Necessary Toys: Does the DJI Mavic Air 2 Mean It’s Time To Break Down And Buy A Drone?
Up until now I have resisted drones. I saw them at first as toys. Later I realized that they had practical uses but “weren’t for me.” Now I realize that it is an inevitability that I will at some point acquire one for my photography. I am actually glad I haven’t purchased one yet because the quality of the photography is starting to really impress me. Plus, unlike before, you don’t need a really big drone to get really good photos.
I have been looking around the market, but there doesn’t seem to be any real competitor to DJI, the global leader in civilian drones and aerial imaging technology. For serious consumer drones equipped with professionally usable photography, there don’t seem to be any other options, at least across a broad product line. If you disagree, please let me know in the comments. I don’t pretend to be a drone expert. In fact, I have never yet flown one. When I do, I will let you know.
Today DJI introduced the Mavic Air 2 drone, combining high-grade imaging, advanced flight performance and new safety technology in what they are calling “the best all-around drone we’ve ever made.”
The Mavic Air 2 is a compact and easy to use folding drone that features 8K functionality. A larger 1/2” camera sensor offers high-resolution photos and videos while advanced programmed flight modes, intelligent features and imaging technology enable the capture of professional content. Drone pilots can now stay in the sky longer with an enhanced maximum flight time, capture vivid imagery with completely revamped autonomous capabilities, and modify their content with in-app editing features.
“Mavic Air 2 is another milestone for DJI, demonstrating that our smartest consumer drone does not have to be the largest,” said DJI President Roger Luo. “While the Mavic Air 2 bears all the hallmarks of the Mavic drone family, we had to completely rethink its design and development process. Our goal was to create a drone that offered the best overall experience possible to even the most novice pilot. We hope our drones can help boost creativity and become a fun yet educational experience that can be enjoyed, even at this unprecedented moment in history.”
Robust Imaging Capabilities
Mavic Air 2 is the first drone in the Mavic series to offer 4K video at 60 fps and 120 Mbps. Additionally, users can record content using HDR video (up to 4K 30fps), 4X Slow Motion in 1080p at 120 fps or 8X Slow Motion in 1080p at 240 fps. Pilots can record 12-megapixel (12-megapixel photos use advanced processing and pixel binning) images or choose a new high-resolution 48-megapixel feature, while a mechanical 3-axis gimbal helps compensate for camera shake to create smooth and stable footage. Taking full advantage of the large Quad Bayer 1/2″ sensor, the Mavic Air 2 is the newly added SmartPhoto records 12-megapixel photos using advanced scene analysis and deep learning to automatically choose one of three image capture options.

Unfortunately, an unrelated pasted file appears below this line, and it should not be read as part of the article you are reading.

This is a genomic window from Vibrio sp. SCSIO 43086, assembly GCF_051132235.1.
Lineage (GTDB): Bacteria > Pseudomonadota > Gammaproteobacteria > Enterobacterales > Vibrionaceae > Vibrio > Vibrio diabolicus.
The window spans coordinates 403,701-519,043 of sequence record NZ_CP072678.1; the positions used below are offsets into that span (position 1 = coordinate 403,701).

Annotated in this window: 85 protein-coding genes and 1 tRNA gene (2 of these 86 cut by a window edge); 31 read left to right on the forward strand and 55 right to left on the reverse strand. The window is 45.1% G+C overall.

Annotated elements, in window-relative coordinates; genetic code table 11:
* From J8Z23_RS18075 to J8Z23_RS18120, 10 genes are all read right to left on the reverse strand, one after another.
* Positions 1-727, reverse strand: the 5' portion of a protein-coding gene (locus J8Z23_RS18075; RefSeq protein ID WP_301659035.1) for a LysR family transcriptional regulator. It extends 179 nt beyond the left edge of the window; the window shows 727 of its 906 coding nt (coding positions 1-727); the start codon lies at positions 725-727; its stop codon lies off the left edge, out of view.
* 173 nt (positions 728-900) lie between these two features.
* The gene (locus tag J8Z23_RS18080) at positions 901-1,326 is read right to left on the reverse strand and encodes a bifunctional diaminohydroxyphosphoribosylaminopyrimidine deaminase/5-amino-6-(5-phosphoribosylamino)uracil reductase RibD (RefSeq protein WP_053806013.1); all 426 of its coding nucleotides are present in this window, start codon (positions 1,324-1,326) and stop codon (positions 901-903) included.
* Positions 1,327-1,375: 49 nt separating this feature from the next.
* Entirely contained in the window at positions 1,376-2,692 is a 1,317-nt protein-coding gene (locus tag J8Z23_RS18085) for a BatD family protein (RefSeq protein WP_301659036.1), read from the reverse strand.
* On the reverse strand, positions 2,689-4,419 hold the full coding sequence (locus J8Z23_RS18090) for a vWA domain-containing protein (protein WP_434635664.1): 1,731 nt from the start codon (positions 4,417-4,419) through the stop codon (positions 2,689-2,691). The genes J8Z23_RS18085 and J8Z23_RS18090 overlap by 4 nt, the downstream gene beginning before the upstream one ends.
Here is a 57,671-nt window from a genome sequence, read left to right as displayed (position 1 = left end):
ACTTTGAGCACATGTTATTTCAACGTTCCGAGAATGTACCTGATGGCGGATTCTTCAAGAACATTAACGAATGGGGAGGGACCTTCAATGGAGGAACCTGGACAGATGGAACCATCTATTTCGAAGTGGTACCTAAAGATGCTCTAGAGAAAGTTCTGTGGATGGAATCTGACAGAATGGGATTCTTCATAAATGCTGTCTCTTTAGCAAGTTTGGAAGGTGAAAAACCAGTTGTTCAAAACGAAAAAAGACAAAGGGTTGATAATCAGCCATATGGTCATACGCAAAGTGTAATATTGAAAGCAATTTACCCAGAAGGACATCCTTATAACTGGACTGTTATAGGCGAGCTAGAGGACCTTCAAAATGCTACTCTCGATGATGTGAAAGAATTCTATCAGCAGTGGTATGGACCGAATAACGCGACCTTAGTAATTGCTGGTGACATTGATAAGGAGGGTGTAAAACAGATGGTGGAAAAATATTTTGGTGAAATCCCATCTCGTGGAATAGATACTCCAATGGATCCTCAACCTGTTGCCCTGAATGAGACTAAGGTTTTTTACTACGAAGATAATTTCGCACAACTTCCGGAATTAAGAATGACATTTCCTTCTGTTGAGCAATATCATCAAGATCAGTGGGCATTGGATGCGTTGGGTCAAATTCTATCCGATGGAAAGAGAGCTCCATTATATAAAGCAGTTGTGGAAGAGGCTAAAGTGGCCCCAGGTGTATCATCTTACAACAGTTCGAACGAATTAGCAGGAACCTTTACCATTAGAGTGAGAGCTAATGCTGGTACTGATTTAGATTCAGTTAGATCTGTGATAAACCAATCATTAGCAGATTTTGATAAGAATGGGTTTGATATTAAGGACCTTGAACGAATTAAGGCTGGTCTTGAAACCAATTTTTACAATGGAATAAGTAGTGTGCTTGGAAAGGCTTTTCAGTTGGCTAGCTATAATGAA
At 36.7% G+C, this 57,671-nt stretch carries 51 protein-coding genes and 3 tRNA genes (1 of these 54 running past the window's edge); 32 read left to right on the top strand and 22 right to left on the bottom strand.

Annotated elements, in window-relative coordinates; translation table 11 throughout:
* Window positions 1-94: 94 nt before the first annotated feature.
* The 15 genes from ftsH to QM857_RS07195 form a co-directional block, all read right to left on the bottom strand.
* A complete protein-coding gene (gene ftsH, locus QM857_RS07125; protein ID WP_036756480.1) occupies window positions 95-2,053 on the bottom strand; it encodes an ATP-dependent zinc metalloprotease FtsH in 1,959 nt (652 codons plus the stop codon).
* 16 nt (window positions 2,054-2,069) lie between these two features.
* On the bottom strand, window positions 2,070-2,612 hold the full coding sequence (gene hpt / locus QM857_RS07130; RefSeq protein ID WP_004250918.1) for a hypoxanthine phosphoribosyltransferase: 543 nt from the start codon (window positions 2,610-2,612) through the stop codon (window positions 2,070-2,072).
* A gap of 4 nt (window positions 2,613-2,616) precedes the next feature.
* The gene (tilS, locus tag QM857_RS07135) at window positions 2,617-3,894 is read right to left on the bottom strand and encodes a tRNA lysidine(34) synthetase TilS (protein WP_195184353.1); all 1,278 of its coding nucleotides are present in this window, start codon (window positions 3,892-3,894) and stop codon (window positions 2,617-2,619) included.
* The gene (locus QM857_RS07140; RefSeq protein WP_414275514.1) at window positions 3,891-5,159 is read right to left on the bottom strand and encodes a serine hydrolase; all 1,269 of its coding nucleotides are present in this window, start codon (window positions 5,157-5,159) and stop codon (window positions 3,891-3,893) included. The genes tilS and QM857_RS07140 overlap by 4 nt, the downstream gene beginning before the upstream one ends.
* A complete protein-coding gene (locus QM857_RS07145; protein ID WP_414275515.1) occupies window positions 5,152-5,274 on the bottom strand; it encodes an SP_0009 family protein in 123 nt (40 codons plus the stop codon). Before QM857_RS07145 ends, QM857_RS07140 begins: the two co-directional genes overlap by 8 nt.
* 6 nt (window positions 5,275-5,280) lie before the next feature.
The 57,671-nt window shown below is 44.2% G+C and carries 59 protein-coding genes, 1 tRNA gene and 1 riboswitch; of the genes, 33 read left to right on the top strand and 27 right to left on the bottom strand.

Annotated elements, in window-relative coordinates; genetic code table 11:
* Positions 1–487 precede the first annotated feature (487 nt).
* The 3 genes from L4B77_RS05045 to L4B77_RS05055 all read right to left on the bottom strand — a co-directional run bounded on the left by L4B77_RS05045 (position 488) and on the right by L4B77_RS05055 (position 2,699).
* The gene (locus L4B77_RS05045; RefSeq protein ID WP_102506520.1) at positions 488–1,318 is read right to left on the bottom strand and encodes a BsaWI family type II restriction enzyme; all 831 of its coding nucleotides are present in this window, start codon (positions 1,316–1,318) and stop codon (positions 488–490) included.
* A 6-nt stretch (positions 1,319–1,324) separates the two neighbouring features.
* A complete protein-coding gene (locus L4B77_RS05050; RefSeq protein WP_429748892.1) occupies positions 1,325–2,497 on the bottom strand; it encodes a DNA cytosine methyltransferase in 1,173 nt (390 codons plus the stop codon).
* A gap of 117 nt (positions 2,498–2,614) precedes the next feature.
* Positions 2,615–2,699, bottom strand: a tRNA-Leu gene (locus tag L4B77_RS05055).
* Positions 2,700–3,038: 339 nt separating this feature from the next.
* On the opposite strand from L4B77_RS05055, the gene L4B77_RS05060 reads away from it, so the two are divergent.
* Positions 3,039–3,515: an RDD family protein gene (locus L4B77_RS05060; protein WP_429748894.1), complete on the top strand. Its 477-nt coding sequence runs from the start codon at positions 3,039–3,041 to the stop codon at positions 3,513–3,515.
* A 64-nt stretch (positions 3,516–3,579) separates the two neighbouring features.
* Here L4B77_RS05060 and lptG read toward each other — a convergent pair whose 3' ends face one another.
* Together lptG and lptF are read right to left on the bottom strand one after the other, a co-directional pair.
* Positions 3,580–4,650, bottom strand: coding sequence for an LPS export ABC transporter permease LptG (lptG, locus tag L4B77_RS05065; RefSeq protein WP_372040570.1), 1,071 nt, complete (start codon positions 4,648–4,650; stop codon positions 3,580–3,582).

- HDR photos: Mavic Air 2 automatically captures seven varying exposures of the same photograph, merging them together to bring out a highly dynamic image.
- Hyperlight: Hyperlight is designed for low-light scenarios, taking multiple photographs and merging them to bring out a clear image with less of the noise which usually occurs in low-light scenes.
- Scene Recognition: Mavic Air 2 can recognize five categories of scenes including sunsets, blue skies, grass, snow, and trees, then optimize settings to make the photograph pop by bringing out the highest degree of color, detail, and tones.
The Mavic Air 2 weighs about as much as a small water bottle at 570 grams, the Mavic Air 2 features new motors, new electronic speed controllers (ESCs), enhanced battery technology and an aerodynamic design to provide a maximum flight time of up to 34 minutes. DJI’s proprietary OcuSync 2.0 transmission technology has been upgraded to deliver a more reliable and stable HD video feed from the drone at a maximum distance of 10km. OcuSync 2.0 supports both 2.4GHz and 5.8GHz frequency bands and uses an auto-switching feature to move between the two based on signal strength, while anti-interference technology blocks unwanted signals to keep the video feed clear.
The Mavic Air 2 is equipped with new safety features to improve flight safety. Obstacle sensors on the front and rear of the drone warn pilots when they’re too close to an object and can also be set to stop the drone from moving any closer to avoid collision. Additional sensors and auxiliary lights on the bottom of Mavic Air 2 assist with several functions including smooth, automatic landing even in difficult lighting. Mavic Air 2 also comes equipped with DJI’s GEO geofencing solution to help keep drones away from the highest-risk locations, such as busy airports.